A Canadian traveler returning from Beijing, China is reported to be dead after H5N1 Avian Flu was found in his bloodstream on January 8th 2014. This is the first imported case in Canadian history and also the first recorded case in the Americas.
Protecting yourself from the Avian flu is something you can do, especially if you're traveling to Beijing, China, where H5N1 is so prevalent in wild birds and poultry.
Proper hygiene and health precautions are necessary when traveling to a foreign country. The same water regulations we have in the United States don't apply to foreign countries like China, so extra precautionary measures are necessary.
The most usual infection with the H5N1 Avian Flu Virus is usually through contact with pigeon, geese, turkey, pheasant, and other wild birds/foul. Usually, the meat hasn't been washed properly or it's been undercooked.
Since 2003, there's been a total of 630 officially confirmed human cases that resulted in death. Researchers point out that a much more contagious form of h5N1 could be transmitted through the air (airborne) with just a few small mutations of the virus.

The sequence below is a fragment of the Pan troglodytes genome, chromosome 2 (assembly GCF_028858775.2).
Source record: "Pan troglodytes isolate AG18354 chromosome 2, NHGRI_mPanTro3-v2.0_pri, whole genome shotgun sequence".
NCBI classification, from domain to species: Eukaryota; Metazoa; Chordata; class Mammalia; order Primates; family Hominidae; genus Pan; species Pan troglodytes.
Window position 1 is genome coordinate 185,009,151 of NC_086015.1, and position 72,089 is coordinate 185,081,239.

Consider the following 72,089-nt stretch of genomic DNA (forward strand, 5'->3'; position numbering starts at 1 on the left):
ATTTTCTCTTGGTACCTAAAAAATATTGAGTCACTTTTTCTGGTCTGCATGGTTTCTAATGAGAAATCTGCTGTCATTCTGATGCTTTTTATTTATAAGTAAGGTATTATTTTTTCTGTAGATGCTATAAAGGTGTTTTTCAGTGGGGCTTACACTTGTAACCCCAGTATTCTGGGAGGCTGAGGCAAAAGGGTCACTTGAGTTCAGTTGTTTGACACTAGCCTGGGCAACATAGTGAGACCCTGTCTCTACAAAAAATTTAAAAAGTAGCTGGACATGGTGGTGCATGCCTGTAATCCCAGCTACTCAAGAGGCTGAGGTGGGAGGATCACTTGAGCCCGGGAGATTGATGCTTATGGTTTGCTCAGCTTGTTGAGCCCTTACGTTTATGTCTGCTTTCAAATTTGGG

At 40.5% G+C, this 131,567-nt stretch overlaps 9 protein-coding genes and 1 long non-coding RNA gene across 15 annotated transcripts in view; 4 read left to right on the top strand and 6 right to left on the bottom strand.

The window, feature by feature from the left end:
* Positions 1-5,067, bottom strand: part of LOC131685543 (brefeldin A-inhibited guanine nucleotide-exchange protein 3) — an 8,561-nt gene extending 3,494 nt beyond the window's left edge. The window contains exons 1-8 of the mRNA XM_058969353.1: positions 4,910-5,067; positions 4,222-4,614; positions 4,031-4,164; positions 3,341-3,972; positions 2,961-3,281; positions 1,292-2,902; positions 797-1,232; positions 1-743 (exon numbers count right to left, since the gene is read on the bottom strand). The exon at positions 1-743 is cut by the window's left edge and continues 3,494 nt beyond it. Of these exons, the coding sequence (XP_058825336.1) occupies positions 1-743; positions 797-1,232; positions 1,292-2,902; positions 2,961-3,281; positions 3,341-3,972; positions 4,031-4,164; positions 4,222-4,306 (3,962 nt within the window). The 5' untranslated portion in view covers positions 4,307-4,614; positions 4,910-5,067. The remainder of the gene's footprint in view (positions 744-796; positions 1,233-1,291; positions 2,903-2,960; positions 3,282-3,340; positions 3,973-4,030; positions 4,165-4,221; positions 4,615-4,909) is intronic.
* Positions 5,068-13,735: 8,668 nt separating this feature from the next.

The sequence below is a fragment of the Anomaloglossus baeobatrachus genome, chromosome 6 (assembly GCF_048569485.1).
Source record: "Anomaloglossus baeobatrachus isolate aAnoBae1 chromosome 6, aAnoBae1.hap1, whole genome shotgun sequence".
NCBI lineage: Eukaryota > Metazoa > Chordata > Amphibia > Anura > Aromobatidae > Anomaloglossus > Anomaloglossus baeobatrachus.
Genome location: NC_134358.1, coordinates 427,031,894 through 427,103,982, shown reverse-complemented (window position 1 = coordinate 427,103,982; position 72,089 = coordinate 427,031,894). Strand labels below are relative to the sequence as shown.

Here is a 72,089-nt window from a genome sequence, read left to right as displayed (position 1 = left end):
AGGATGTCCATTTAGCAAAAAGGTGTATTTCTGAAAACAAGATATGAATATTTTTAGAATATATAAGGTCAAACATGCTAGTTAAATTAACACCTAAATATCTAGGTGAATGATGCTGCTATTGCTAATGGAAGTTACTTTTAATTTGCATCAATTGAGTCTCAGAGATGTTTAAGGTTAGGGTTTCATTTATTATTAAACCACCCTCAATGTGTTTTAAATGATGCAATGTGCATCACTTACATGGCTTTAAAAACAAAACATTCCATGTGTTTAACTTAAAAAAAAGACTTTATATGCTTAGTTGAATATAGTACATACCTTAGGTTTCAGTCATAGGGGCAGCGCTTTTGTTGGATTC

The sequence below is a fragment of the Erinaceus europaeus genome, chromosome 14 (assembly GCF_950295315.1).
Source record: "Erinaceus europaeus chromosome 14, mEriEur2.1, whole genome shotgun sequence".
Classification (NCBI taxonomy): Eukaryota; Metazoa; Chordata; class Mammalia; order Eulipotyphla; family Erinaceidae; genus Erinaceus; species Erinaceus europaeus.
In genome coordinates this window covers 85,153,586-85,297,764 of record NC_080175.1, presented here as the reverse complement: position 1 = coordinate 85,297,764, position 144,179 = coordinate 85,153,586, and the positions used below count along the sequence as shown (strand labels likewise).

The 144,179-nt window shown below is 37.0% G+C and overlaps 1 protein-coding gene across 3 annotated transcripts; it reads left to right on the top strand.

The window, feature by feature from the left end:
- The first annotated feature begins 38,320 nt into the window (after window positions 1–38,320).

Bioterrorism and pandemics using the highly contagious form of H5N1 is a real danger. The current H5N1 bird flu virus has killed over half the humans it has infected.
The symptoms of h5N1 infection include fever, cough, respiratory distress, pneumonia, abdominal pain, shock, altered mental state, seizures, organ failure, and death.
The great majority of people that have gotten infected with H5N1 have done so through the handling of poultry and other aquatic birds in the area.
Jan 17, 2014 - H5N1 Avian Flu reaches Canada.